Lots of work

Several people have told me I should write about my days. A day in the life of a seal/sea otter hunter. Granted some people can make a living off hunting 7 months out of the year, but usually not with same type of targets. I must also say that I do make beautiful unique apparel and donate most of the meat to local trappers and elders who still eat seal meat. So if this type of stuff sounds interesting, I’ll keep typing.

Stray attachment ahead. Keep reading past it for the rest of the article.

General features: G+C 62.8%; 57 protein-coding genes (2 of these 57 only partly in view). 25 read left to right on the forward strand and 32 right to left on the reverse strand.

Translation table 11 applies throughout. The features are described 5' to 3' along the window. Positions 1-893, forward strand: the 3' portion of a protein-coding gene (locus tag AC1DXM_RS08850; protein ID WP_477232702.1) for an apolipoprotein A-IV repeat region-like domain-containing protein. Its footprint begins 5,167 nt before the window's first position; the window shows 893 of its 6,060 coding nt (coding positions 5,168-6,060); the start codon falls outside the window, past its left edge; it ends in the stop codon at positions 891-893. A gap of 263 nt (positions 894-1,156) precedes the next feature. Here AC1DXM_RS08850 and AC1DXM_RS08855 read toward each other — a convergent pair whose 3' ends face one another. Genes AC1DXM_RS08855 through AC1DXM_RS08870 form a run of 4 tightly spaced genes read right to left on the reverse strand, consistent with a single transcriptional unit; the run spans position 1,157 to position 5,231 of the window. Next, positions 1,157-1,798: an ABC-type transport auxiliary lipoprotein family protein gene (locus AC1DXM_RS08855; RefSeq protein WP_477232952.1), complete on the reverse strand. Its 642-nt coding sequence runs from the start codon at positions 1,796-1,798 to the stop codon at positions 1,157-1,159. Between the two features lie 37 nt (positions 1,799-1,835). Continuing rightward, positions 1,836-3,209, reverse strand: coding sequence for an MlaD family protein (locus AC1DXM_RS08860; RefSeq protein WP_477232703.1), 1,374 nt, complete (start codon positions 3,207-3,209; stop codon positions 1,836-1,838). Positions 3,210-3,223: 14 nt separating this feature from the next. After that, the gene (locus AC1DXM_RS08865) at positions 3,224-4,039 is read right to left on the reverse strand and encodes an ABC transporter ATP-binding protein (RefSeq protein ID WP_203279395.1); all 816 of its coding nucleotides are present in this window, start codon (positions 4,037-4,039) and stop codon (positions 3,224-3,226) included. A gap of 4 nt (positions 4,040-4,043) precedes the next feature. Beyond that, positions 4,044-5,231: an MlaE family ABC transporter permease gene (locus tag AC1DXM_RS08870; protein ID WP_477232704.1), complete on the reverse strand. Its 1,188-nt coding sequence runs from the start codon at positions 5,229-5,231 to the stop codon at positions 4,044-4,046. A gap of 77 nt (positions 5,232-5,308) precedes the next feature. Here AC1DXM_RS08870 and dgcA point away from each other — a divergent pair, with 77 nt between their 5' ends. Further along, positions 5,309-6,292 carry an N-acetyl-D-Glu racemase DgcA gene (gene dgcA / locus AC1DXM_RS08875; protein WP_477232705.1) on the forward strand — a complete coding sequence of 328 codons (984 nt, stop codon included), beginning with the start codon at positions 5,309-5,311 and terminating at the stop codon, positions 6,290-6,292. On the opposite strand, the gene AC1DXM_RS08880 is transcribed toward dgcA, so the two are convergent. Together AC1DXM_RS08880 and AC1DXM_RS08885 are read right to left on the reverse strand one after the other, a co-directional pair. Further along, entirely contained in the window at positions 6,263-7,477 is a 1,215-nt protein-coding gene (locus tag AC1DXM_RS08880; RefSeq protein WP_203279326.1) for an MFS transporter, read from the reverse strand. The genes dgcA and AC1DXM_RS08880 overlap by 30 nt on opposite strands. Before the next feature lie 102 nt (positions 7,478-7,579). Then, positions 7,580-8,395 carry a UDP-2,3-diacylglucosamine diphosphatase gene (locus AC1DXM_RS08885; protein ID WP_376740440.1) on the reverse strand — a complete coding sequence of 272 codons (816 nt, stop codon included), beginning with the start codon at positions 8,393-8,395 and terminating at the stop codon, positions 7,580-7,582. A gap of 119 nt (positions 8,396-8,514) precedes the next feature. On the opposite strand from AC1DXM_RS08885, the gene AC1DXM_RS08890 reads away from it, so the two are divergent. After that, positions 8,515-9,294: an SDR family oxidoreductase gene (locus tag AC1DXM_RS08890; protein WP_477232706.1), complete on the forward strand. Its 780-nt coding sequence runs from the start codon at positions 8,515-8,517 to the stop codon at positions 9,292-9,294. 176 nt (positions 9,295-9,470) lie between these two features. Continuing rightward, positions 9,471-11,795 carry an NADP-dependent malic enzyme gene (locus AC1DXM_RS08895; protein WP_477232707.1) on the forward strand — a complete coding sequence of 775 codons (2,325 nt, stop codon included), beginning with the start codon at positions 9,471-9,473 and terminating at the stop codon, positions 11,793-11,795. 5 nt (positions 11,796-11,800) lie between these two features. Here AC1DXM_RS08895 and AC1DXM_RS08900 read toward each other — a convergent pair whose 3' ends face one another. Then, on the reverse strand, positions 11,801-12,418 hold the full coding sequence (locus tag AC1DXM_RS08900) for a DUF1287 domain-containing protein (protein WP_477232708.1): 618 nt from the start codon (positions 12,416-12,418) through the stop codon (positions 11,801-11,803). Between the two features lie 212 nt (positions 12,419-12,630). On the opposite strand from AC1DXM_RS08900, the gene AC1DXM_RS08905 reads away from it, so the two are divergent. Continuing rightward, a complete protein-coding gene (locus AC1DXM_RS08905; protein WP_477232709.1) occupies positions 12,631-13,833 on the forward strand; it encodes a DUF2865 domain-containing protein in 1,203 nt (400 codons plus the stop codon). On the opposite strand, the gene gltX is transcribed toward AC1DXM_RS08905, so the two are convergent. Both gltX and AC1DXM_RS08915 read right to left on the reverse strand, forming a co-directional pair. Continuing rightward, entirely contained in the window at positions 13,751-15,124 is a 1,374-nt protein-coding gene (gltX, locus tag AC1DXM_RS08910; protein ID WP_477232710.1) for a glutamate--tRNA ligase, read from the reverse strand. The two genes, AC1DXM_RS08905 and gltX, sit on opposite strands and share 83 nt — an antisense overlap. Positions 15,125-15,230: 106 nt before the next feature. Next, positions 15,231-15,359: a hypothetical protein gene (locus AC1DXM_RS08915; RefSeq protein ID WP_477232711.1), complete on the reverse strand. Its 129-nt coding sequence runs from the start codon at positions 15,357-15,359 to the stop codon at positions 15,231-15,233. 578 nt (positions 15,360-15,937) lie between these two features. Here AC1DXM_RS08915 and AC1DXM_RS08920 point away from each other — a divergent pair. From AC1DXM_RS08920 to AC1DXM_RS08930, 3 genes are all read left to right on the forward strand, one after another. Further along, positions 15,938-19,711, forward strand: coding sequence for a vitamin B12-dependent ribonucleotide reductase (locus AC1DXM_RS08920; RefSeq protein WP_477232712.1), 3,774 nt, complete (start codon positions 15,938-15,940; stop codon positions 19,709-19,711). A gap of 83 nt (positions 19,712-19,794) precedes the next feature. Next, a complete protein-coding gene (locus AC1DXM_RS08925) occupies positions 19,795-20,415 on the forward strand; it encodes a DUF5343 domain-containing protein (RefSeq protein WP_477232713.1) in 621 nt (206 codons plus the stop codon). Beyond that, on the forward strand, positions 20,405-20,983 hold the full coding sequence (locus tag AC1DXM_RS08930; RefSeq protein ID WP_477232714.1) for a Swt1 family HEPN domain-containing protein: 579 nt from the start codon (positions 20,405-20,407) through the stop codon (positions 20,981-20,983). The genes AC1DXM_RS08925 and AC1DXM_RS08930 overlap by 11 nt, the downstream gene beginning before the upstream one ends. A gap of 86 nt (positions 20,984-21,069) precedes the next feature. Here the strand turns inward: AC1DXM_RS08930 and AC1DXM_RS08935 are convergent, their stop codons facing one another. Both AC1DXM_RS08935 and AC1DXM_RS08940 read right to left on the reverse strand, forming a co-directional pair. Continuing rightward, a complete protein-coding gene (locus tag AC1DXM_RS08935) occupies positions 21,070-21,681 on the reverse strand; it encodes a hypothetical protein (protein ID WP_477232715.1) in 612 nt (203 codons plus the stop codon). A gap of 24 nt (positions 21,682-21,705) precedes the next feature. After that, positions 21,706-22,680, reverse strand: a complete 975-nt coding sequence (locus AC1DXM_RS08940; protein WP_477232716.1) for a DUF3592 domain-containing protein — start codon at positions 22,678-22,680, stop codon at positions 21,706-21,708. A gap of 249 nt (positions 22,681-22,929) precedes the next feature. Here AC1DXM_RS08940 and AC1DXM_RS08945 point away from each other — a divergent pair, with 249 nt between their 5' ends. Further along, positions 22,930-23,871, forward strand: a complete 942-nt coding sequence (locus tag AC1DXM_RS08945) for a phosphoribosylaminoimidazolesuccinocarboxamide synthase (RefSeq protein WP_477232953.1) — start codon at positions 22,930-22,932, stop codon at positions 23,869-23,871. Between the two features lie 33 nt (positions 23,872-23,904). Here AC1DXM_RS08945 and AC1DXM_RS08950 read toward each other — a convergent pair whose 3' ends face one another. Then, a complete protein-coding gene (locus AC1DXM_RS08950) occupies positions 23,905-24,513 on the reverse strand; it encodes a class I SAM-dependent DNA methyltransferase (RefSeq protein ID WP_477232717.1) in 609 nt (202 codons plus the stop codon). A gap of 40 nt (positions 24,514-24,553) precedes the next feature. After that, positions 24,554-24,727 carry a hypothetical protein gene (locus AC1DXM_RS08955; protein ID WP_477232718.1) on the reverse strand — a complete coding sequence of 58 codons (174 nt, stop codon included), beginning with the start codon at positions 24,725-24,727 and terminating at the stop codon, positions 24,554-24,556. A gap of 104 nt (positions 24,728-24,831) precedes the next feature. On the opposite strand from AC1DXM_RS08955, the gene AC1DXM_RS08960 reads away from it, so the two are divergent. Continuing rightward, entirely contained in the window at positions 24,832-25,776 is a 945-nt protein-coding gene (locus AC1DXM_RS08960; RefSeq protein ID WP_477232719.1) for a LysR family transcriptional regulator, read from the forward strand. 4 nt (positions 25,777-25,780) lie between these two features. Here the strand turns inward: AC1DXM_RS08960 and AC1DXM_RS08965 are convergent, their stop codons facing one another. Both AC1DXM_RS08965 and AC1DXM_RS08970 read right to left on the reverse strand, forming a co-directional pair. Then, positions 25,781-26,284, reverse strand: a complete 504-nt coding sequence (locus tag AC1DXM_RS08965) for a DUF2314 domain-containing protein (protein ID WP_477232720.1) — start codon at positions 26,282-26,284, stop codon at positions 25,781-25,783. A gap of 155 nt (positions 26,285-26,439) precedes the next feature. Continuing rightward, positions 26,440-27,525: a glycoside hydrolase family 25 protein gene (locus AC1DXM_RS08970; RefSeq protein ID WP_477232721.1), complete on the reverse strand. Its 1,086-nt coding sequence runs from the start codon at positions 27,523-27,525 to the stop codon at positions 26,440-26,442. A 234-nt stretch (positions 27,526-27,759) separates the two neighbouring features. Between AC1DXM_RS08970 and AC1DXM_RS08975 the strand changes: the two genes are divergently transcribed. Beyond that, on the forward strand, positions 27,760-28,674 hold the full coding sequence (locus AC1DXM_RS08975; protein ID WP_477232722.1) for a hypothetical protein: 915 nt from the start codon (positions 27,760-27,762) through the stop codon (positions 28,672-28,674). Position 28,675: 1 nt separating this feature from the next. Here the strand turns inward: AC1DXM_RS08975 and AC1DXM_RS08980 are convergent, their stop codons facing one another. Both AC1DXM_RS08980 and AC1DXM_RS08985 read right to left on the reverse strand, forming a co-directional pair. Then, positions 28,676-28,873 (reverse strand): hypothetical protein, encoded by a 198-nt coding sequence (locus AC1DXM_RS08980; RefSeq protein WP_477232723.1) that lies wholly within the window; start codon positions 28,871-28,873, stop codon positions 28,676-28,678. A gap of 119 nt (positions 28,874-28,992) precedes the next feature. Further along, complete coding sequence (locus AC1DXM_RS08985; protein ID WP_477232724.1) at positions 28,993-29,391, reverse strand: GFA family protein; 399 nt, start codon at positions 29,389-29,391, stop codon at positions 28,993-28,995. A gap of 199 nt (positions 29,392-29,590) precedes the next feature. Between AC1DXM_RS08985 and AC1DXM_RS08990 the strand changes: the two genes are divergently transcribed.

Today started a little slower than usual. I usually try to hunt at least once a week. I don’t have to go far living 500 yards from the beach and a mile from the boat harbor. My destination was a small group of islands that have a small population of harbor seal most of the year. It was sunny, 45 degrees, and not a ripple on the big ocean. What could be better. Ravens were chasing each other and eagle were packing sticks to a high tree. As I approach my grounds, the smell hit first before the visual. Can’t mistake the rotten herring, flounder, squid, poo wafting in the wind. Almost in visual range, I motored ever so slowly behind a rock 200 yards behind them. I was down wind and knew they wouldn’t bolt off the rocks if I didn’t slam into the rock or drop my noisy anchor to hard. All was good so far. It was going to be about a 120 yard shot to one of the 5 perched like sausages on the rocks. They looked like fat hot dogs over cooked bent up in a “U” shape. All different colors…hmmm which to take out first. One shot is usually all you get before they’re out of here! At this time of year, it’s best to pick the dark ones. The whiter ones in fall are brilliant but not for long come spring after basking in the sun and their poo. I decided to go grey, and took a very large older male. Usually you spare the females so you don’t deplete your hunting stock, but not sure that will happen since seals number around half a million in this area. He was a large bull and upon examining after fetching him up…I mean tying him to the side of the boat, because I am not going to try to lift 175 pounds over the hull. He had to be around 25-30 years of age for he had no teeth left. They were all completely wore down. Good thing there was an abundance of herring for him to feed on this year or he might have starved not being about to rip larger fish a part. He had the typical scaring on the top of the neck from duking it out with the other bulls. But he had beautiful coloration and to my surprise, he was still mostly white on the belly. I proceed to hall his big butt up the beach and proceeded to skinning him out. Needed to hurry, a large rain cloud with a lovely black line on the water was heading my way fast. Funny how fast weather can turn here. But it wouldn’t be Alaska if it didn’t. Finally finished skinning and parting out some meat and fat to make oil. Washed the hide in the ocean. Placed it in the bucket and VArrrooom, Boat, Boat was off headed for home. But not without hitting that black line of 2 ft waves first. Luckily, I only had a mile to endure the salt water taste. I was still a marvelous outing and left some munching for the ravens and eagles.